Clean Up The Internet has been working on the Online Safety Bill process for over three years now. So we’re no stranger to delays or uncertainty, including changes of prime minister or of the DCMS ministerial team, or to changes of terminology and scope such as the replacement of “Harms” by “Safety”.
Thus far, progress has continued despite political turbulence and changes of leadership, largely because there is such a groundswell of support for improved regulation of social media platforms, amongst both the general public and parliamentarians of all parties. We were therefore able to view the pausing of the legislative process in July, following the resignation of Boris Johnson and mid-way through Commons third reading, with relative equanimity.
We were sorry to see the departure of Chris Philp MP. We had enjoyed positive meetings with him and he had accepted our case for reducing harms from anonymous accounts by giving users new options to verify their identity and to filter out interaction from unverified accounts. It was under his stewardship that a “user empowerment duty” and “user verification duty” were introduced into the Bill as clauses 14, 57, and 58.
However, we were encouraged by the appointment of Damian Collins MP as his replacement. Damian Collins has an unrivalled track record of engagement with these issues and a deep understanding of the online ecosystem. He has in the past expressed strong support for our proposals, as did the Joint Committee on the draft Bill, which he chaired. It’s hard to imagine Damian Collins being willing to preside over a significant watering down, let alone a scrapping, of the Online Safety Bill.
It was also reassuring to hear confirmation from the new Prime Minister, Liz Truss, at her very first PMQs, that her government would continue with the OSB. In response to a question from Jeremy Wright MP, the Prime Minister stated:
“I can assure my right hon. and learned Friend that we will be proceeding with the Online Safety Bill. There are some issues that we need to deal with. What I want to make sure is that we protect the under-18s from harm and that we also make sure free speech is allowed, so there may be some tweaks required, but certainly he is right that we need to protect people’s safety online.”
We will be looking very closely at any such “tweaks”, but we are confident in the case for the retaining of clauses 14, 57, and 58. We would of course expect a new Prime Minister to want to put her own stamp on such a flagship piece of legislation. We share her belief in the importance of safeguarding Freedom of Speech, although we consider some of the concerns raised in this area to be based on a misunderstanding of both the status quo and the wording of the Bill. We believe our proposals are an example of how regulation at the level of systems and design can reduce harm whilst also reducing reliance on content moderation with its trickier trade-offs for free speech. We are therefore optimistic that there should be no need to seriously move away from the user empowerment duty or user verification duty.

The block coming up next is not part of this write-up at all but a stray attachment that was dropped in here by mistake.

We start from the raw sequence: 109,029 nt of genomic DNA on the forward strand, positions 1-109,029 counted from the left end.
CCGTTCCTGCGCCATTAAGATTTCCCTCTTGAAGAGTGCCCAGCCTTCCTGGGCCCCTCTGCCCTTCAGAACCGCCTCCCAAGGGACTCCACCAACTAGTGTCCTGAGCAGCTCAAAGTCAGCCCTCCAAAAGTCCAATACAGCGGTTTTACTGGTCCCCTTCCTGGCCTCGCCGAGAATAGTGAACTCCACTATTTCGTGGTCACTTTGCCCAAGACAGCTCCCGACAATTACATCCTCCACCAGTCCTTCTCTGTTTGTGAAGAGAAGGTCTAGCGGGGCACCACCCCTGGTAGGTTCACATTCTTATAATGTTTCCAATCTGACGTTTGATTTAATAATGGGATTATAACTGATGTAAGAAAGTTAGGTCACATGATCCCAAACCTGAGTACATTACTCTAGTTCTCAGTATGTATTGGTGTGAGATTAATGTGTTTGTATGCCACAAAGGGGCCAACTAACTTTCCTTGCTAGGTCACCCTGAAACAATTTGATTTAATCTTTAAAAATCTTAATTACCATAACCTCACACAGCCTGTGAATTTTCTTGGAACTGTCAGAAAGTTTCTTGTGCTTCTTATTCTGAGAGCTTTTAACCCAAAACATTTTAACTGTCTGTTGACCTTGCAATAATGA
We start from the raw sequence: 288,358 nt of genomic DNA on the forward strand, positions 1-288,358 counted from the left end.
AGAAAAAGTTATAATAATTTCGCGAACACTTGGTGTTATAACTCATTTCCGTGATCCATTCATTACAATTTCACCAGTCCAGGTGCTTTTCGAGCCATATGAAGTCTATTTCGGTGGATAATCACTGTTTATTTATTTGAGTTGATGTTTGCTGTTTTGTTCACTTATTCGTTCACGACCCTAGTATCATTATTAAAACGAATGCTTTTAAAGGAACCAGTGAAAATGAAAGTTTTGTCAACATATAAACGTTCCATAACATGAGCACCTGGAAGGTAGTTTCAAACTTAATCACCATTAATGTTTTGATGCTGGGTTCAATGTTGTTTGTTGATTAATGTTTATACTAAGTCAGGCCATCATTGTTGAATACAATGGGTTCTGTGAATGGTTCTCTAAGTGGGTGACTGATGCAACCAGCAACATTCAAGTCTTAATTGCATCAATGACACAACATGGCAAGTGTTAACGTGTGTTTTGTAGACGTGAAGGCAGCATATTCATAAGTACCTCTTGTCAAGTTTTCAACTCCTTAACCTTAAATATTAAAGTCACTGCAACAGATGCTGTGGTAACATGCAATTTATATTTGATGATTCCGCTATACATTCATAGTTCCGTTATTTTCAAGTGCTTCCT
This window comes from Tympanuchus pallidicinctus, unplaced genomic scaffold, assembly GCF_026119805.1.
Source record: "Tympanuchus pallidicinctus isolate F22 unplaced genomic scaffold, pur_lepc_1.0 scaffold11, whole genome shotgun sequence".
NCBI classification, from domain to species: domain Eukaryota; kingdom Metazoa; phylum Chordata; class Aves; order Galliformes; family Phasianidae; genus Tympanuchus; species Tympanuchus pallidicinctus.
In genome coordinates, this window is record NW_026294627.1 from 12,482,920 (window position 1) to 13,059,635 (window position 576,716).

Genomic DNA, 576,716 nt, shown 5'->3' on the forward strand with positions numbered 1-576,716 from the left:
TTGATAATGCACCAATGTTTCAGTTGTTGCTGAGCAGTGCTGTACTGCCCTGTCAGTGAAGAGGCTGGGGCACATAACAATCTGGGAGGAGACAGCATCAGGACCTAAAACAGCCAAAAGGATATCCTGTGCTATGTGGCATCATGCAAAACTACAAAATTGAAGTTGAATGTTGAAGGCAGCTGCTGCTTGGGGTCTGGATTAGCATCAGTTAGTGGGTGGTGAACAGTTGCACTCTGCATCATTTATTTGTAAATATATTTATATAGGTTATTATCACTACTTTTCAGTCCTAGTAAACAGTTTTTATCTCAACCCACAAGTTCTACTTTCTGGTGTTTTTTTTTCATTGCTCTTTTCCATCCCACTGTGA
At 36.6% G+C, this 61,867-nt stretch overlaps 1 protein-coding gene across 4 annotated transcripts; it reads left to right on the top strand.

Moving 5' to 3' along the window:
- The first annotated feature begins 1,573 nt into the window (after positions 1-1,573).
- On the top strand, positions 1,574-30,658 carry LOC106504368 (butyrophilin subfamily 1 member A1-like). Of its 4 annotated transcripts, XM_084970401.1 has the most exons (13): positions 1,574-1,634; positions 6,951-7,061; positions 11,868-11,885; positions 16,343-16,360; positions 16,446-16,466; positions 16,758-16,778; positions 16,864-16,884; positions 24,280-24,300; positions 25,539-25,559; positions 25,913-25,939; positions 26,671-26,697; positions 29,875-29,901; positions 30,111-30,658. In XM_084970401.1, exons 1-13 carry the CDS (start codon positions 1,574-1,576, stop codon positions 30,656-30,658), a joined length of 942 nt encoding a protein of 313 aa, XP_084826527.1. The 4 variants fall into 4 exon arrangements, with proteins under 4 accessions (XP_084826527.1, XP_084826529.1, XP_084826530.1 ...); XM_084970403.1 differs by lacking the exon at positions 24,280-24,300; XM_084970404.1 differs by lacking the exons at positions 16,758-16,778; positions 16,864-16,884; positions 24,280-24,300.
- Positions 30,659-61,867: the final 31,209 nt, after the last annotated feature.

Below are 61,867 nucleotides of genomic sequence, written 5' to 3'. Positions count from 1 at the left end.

There are some “tweaks” that we’d very much welcome. In particular, we have already offered suggestions to refine the wording of the user verification duty, to set a framework of minimum standards for how platforms implement it and ensure it delivers real benefits for users. Setting a clearer framework for how user verification should work, on the face of the Bill, would have the added advantage of giving a clearer signal to platforms of the direction of travel, and therefore speeding up the pace of change. This would be particularly welcome given the Bill has now encountered further delays. For a government expected to call a general election in 2024, this may have the further attraction of making it more likely that users would by then have experienced tangible improvements.
We also share concerns, raised by a number of other organisations including our friends at Carnegie UK, that at present the Bill would give future Secretary of States too many powers to intervene in the regulatory process, and so would welcome measures to correct this. And more broadly, any “tweaks” to focus the Bill more on the regulation of design, systems, and processes - as it already does in the case of anonymous accounts and user verification - should both improve its effectiveness and assuage the concerns of those worried about over-reliance on content moderation.
We will look forward to engaging with the new ministerial team, and to making the case for an Online Safety Bill which includes strong measures to empower users and reduce the misuse of anonymity, when ordinary government business resumes next week after the Funeral of Her Majesty Queen Elizabeth II.